by Mel Wells
WITS recently visited Grant High School to document writer Cooper Lee Bombardier’s work with students in Dylan Leeman’s ninth grade writing workshop. It was Friday morning and students joked and chatted as they took their seats in a classroom with bright yellow walls hung with student artwork–specifically, hilarious Shakespearian insults. On the board at the front of the room were the guidelines for this session’s writing workshop, which was about generating new writing, not revising or editing.
Cooper began the class by playing a shortened clip from Miranda July’s Somebody App, an art experiment and social messaging application for people to have total strangers deliver personal messages face-to-face.
The brief clip was, as July’s work often is, funny and awkward and poignant. After pausing it, Bombardier encouraged students to think about this act of creating conversations between strangers. “I want you to take the characters you’ve created and been working on, and put them together and talking,” he said. He put on music and set a timer. For the next fifteen minutes, all that could be heard was the songs and the scratches of pens and pencils on paper.
At the end, Bombardier encouraged students to share. “It can be a paragraph; it can be a single line,” he said. A few students glanced at each other, giggling in nervousness, and finally a few raised their hands. The lines from the conversations they shared were often tense, with confessions, accusations, and often relationship drama. Their classmates applauded after each share.
Bombardier then had students take turns reading an excerpt from a short story by Junot Diaz. “Okay, who is telling this story?” he asked afterward. “And what does telling this story in second person, using you, affect how you read it?”
Students discussed the identity of the protagonist–a rebellious Latina teenager–and why telling this story as “you” made the readers feel like they were part of the story.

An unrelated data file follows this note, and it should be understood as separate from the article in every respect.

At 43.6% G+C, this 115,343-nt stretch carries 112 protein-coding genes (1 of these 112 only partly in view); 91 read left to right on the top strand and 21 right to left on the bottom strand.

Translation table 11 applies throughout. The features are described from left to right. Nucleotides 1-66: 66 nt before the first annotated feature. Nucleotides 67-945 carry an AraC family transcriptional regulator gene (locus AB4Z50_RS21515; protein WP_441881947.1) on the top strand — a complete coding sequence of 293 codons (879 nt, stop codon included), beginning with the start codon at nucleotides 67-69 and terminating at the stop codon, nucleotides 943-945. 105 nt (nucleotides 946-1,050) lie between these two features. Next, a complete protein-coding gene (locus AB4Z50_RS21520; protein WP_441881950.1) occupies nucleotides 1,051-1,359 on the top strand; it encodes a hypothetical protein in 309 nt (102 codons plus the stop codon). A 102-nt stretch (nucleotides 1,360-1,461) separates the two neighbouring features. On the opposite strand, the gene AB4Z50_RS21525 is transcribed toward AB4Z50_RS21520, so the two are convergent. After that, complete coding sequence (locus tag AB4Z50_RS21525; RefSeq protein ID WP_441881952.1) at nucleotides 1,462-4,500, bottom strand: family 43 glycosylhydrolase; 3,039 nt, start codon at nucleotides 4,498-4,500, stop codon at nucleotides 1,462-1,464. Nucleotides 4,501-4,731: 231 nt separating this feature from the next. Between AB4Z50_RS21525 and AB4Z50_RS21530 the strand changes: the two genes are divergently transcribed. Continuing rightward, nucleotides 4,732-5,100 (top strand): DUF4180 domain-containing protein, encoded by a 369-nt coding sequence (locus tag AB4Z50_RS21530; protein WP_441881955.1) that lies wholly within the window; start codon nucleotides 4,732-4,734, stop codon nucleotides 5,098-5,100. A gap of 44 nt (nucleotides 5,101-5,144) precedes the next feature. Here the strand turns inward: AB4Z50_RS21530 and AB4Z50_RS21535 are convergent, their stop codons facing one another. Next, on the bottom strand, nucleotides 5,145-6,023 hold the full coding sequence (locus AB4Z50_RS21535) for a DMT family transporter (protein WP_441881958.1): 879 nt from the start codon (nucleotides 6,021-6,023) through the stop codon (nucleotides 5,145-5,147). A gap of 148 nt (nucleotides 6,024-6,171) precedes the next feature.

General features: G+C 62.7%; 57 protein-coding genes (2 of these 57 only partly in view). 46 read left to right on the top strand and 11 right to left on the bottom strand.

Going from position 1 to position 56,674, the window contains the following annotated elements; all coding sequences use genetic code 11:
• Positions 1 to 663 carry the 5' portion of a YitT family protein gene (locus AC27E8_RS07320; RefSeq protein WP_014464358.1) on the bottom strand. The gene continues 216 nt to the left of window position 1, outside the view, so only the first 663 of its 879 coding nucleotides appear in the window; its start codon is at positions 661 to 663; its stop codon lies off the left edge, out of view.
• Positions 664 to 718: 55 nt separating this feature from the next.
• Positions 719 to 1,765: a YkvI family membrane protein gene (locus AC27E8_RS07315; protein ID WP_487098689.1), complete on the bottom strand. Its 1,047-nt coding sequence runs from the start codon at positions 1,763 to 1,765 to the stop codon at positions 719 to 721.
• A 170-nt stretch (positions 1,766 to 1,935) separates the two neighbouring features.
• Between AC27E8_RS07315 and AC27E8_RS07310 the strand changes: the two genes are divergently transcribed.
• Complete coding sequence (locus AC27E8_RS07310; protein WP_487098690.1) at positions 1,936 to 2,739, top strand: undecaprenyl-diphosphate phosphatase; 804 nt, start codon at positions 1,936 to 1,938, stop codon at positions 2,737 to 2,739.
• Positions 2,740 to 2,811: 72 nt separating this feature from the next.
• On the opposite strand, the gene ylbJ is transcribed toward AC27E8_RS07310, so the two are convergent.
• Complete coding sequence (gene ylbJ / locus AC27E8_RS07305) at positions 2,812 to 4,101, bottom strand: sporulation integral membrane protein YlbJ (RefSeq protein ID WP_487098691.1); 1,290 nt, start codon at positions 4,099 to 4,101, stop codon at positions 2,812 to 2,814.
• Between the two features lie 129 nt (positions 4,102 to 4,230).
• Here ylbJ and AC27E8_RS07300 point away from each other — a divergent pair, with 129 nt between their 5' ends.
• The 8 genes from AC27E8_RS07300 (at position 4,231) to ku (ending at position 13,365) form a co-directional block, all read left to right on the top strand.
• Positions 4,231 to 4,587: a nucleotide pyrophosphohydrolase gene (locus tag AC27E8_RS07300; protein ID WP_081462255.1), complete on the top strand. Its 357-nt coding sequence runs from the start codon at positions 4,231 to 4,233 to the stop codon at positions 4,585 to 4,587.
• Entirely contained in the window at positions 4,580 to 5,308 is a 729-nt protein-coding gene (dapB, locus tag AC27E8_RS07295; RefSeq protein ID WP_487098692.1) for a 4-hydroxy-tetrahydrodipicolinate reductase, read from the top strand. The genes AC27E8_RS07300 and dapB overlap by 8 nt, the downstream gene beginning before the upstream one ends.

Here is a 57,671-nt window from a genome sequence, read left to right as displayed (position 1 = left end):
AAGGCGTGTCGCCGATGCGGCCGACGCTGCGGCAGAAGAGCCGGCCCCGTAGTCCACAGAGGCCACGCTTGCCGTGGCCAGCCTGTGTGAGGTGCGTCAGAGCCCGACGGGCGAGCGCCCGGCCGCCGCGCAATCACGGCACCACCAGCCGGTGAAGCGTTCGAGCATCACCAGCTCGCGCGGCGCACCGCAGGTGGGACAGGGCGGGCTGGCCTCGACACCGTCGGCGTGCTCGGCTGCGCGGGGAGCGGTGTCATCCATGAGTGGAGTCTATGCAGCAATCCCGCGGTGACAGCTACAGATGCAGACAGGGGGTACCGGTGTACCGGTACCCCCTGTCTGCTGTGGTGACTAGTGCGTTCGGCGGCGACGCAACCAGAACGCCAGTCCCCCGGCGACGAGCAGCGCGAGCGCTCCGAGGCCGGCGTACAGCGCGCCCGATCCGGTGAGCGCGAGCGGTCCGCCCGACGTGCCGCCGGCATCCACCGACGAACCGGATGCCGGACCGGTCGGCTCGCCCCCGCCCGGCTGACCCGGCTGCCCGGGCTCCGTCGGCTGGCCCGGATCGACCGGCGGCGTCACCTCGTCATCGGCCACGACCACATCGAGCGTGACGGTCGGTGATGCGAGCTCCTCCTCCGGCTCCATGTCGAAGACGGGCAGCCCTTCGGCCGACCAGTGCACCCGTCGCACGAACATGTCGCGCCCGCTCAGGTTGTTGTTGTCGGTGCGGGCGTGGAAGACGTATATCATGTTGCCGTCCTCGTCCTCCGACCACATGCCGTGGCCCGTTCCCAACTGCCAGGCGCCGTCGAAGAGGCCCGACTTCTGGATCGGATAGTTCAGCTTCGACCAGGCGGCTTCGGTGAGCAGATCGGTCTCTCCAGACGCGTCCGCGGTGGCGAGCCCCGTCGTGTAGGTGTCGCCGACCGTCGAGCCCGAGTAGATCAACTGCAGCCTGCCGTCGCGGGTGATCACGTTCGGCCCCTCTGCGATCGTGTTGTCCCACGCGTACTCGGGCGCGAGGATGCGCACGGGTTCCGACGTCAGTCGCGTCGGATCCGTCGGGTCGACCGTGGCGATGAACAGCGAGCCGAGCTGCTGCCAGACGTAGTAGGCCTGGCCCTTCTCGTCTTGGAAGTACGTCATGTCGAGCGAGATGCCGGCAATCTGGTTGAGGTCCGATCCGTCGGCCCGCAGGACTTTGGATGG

“What are the conflicts?” prompted Bombardier. Students’ hands shot up: the character’s struggle with her mother was clearly easy to relate to for a roomful of teenagers.
“Okay, let’s do a writing exercise on conflict,” said Bombardier, reaching into his bag. “This is so Portland,” he said with a laugh, “but I had a craft night and put things in Mason jars.” One contained red slips of paper, the other green, and they were labeled:
“Pick one conflict from each jar,” instructed Bombardier, “and then we’ll use these two conflicts with the characters your working on. They can each struggle with one, or maybe one character is facing both.”
Students passed the jars around, pulling sheets of paper and reading them, and the room became noisy as they laughed and began discussing their conflicts with each other.
“Fear of public speaking,” one student read, raising his eyebrows to elicit some laughs, “and style got co-opted by hipsters.” Another student hooted and clapped.
Students took turns reading out their conflicts, with several more murmurs and laughs, and when it was time to write, everyone bent over their papers. Bombardier passed around extra sheets of paper for students who were running out of room. He also paused to chat with students individually about their work and answer questions.
Before the end of class, Bombardier and the classroom teacher, Dylan Leeman, asked students to sign up for the WITS reading that would be held at Broadway Books. Several were excited to participate and share their work alongside other Grant students who worked with WITS writers-in-residence.
By the end of the class period, students had accomplished a lot of writing. Several stayed afterward to work through lunch on their pieces. One student moved across the room and sat down next to another.
“How’s it going?” she asked.
“I wrote this one sentence that was, like, how did I write that?” her friend replied with a huge smile.
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